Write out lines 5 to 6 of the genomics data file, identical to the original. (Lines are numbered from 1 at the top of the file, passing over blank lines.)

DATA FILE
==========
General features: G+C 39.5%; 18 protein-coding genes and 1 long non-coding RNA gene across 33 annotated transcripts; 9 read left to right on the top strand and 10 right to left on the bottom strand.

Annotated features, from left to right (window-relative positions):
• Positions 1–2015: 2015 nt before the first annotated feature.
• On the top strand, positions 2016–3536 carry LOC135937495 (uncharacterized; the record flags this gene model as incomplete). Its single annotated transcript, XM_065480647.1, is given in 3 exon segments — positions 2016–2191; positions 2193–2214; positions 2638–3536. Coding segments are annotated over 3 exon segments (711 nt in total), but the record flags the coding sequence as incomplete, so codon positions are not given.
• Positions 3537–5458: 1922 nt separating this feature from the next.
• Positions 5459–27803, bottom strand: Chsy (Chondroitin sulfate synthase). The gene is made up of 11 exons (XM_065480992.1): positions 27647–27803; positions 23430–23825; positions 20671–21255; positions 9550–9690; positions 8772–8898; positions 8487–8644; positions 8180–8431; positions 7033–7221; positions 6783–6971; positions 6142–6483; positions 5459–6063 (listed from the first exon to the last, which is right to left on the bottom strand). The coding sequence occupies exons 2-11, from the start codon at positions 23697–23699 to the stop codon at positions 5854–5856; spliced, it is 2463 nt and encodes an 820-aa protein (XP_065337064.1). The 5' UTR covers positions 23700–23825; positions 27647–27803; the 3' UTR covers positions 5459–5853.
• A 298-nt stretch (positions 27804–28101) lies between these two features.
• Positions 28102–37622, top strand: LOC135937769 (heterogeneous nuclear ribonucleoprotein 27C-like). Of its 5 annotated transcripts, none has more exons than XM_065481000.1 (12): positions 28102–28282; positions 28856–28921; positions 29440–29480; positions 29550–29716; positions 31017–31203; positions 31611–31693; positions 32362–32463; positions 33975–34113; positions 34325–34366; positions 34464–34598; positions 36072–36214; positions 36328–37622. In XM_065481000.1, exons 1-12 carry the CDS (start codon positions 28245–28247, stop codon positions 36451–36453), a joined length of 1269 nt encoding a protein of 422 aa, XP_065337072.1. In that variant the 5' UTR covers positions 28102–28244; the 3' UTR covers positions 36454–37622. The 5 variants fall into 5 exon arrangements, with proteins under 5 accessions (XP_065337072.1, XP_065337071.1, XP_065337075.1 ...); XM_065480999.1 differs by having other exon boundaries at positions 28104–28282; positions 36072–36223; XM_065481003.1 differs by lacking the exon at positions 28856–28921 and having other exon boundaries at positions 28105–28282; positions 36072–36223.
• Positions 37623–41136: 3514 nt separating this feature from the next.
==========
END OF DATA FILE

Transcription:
• Positions 3537–5458: 1922 nt separating this feature from the next.
• Positions 5459–27803, bottom strand: Chsy (Chondroitin sulfate synthase). The gene is made up of 11 exons (XM_065480992.1): positions 27647–27803; positions 23430–23825; positions 20671–21255; positions 9550–9690; positions 8772–8898; positions 8487–8644; positions 8180–8431; positions 7033–7221; positions 6783–6971; positions 6142–6483; positions 5459–6063 (listed from the first exon to the last, which is right to left on the bottom strand). The coding sequence occupies exons 2-11, from the start codon at positions 23697–23699 to the stop codon at positions 5854–5856; spliced, it is 2463 nt and encodes an 820-aa protein (XP_065337064.1). The 5' UTR covers positions 23700–23825; positions 27647–27803; the 3' UTR covers positions 5459–5853.